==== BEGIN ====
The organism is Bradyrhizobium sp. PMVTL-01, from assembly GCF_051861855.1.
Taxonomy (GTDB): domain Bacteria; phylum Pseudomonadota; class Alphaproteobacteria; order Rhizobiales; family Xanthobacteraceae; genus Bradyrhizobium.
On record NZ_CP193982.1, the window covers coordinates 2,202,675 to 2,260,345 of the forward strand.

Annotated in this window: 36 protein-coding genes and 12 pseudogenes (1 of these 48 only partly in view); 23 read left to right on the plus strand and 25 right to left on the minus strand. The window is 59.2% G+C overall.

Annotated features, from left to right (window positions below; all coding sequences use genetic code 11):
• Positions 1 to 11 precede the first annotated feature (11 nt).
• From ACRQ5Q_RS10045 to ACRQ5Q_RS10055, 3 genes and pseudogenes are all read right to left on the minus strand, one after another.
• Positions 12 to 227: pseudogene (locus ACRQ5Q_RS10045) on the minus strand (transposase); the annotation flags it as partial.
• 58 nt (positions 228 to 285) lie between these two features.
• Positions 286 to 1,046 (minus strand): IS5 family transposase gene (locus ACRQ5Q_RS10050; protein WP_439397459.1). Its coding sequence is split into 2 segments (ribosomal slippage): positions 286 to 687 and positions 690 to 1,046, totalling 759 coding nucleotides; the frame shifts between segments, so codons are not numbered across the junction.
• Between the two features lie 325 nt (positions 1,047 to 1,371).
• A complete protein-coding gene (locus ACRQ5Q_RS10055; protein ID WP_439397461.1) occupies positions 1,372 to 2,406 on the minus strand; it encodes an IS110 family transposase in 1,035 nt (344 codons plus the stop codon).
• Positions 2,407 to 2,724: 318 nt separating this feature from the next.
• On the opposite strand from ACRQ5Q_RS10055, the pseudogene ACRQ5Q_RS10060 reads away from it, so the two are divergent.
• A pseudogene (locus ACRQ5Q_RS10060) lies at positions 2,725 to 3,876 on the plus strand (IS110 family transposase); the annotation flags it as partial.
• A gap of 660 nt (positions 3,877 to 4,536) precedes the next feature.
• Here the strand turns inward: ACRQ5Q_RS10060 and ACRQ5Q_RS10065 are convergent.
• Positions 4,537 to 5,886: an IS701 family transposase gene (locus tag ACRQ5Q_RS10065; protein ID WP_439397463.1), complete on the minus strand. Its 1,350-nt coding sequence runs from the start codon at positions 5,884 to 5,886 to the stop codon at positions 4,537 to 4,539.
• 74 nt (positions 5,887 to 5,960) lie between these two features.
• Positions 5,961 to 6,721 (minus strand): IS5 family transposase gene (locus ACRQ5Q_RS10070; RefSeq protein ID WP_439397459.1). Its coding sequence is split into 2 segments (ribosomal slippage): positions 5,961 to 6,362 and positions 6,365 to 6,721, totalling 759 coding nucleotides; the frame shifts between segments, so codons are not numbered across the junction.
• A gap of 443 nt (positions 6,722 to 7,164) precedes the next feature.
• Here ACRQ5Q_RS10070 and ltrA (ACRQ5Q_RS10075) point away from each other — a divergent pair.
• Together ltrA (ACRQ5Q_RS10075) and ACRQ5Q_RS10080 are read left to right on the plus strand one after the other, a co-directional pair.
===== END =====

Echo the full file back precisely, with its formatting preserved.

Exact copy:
The organism is Bradyrhizobium sp. PMVTL-01, from assembly GCF_051861855.1.
Taxonomy (GTDB): domain Bacteria; phylum Pseudomonadota; class Alphaproteobacteria; order Rhizobiales; family Xanthobacteraceae; genus Bradyrhizobium.
On record NZ_CP193982.1, the window covers coordinates 2,202,675 to 2,260,345 of the forward strand.

Annotated in this window: 36 protein-coding genes and 12 pseudogenes (1 of these 48 only partly in view); 23 read left to right on the plus strand and 25 right to left on the minus strand. The window is 59.2% G+C overall.

Annotated features, from left to right (window positions below; all coding sequences use genetic code 11):
• Positions 1 to 11 precede the first annotated feature (11 nt).
• From ACRQ5Q_RS10045 to ACRQ5Q_RS10055, 3 genes and pseudogenes are all read right to left on the minus strand, one after another.
• Positions 12 to 227: pseudogene (locus ACRQ5Q_RS10045) on the minus strand (transposase); the annotation flags it as partial.
• 58 nt (positions 228 to 285) lie between these two features.
• Positions 286 to 1,046 (minus strand): IS5 family transposase gene (locus ACRQ5Q_RS10050; protein WP_439397459.1). Its coding sequence is split into 2 segments (ribosomal slippage): positions 286 to 687 and positions 690 to 1,046, totalling 759 coding nucleotides; the frame shifts between segments, so codons are not numbered across the junction.
• Between the two features lie 325 nt (positions 1,047 to 1,371).
• A complete protein-coding gene (locus ACRQ5Q_RS10055; protein ID WP_439397461.1) occupies positions 1,372 to 2,406 on the minus strand; it encodes an IS110 family transposase in 1,035 nt (344 codons plus the stop codon).
• Positions 2,407 to 2,724: 318 nt separating this feature from the next.
• On the opposite strand from ACRQ5Q_RS10055, the pseudogene ACRQ5Q_RS10060 reads away from it, so the two are divergent.
• A pseudogene (locus ACRQ5Q_RS10060) lies at positions 2,725 to 3,876 on the plus strand (IS110 family transposase); the annotation flags it as partial.
• A gap of 660 nt (positions 3,877 to 4,536) precedes the next feature.
• Here the strand turns inward: ACRQ5Q_RS10060 and ACRQ5Q_RS10065 are convergent.
• Positions 4,537 to 5,886: an IS701 family transposase gene (locus tag ACRQ5Q_RS10065; protein ID WP_439397463.1), complete on the minus strand. Its 1,350-nt coding sequence runs from the start codon at positions 5,884 to 5,886 to the stop codon at positions 4,537 to 4,539.
• 74 nt (positions 5,887 to 5,960) lie between these two features.
• Positions 5,961 to 6,721 (minus strand): IS5 family transposase gene (locus ACRQ5Q_RS10070; RefSeq protein ID WP_439397459.1). Its coding sequence is split into 2 segments (ribosomal slippage): positions 5,961 to 6,362 and positions 6,365 to 6,721, totalling 759 coding nucleotides; the frame shifts between segments, so codons are not numbered across the junction.
• A gap of 443 nt (positions 6,722 to 7,164) precedes the next feature.
• Here ACRQ5Q_RS10070 and ltrA (ACRQ5Q_RS10075) point away from each other — a divergent pair.
• Together ltrA (ACRQ5Q_RS10075) and ACRQ5Q_RS10080 are read left to right on the plus strand one after the other, a co-directional pair.